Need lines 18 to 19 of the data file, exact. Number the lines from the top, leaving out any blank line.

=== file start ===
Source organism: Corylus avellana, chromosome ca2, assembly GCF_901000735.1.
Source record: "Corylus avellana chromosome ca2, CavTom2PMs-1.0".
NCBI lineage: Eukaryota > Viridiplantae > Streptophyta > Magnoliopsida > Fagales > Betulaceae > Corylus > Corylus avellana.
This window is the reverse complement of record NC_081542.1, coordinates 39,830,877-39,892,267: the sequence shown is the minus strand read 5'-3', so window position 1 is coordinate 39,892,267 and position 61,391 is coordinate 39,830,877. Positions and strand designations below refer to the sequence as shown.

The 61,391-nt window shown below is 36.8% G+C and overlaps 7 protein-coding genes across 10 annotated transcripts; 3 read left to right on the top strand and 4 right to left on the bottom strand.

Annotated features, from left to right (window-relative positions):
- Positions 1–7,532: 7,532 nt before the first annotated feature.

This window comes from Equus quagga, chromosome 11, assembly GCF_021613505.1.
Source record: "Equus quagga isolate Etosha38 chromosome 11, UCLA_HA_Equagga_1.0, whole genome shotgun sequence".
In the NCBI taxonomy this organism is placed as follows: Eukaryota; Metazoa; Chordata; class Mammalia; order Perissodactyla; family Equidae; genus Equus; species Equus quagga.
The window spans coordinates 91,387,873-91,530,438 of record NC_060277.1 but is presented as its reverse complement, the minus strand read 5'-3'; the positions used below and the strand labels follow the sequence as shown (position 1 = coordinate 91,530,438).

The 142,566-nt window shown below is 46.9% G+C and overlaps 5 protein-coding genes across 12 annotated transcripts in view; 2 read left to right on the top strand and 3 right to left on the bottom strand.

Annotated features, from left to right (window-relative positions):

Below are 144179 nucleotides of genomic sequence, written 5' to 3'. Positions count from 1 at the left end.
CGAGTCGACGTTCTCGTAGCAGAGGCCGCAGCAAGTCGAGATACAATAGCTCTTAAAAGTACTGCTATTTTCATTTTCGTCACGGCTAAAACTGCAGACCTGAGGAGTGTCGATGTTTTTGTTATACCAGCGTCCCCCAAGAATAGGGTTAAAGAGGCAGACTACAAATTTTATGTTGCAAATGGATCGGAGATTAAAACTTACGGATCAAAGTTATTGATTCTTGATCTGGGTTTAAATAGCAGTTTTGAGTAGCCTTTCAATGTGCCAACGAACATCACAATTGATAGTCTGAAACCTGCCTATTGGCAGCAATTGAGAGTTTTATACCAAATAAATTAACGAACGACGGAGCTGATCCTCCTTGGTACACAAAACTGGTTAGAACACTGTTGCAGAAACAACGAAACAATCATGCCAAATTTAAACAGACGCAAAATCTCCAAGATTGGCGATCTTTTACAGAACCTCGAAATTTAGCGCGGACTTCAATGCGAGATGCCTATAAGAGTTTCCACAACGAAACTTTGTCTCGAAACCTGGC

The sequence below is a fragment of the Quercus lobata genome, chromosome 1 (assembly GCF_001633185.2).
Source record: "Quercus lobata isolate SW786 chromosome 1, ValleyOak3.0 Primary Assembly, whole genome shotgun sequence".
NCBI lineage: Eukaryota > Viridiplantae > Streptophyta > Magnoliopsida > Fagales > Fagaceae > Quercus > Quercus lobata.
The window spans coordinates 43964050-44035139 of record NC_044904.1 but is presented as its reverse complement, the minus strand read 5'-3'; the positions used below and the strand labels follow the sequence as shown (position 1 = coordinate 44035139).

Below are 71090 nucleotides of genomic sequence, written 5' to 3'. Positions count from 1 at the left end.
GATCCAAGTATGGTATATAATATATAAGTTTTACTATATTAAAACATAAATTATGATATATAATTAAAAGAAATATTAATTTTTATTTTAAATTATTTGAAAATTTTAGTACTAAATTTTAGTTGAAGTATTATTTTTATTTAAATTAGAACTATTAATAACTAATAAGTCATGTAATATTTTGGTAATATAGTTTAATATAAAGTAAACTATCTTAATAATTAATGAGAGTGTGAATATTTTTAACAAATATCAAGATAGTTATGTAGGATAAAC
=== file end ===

NCBI lineage: Eukaryota > Viridiplantae > Streptophyta > Magnoliopsida > Fagales > Fagaceae > Quercus > Quercus lobata.
The window spans coordinates 43964050-44035139 of record NC_044904.1 but is presented as its reverse complement, the minus strand read 5'-3'; the positions used below and the strand labels follow the sequence as shown (position 1 = coordinate 44035139).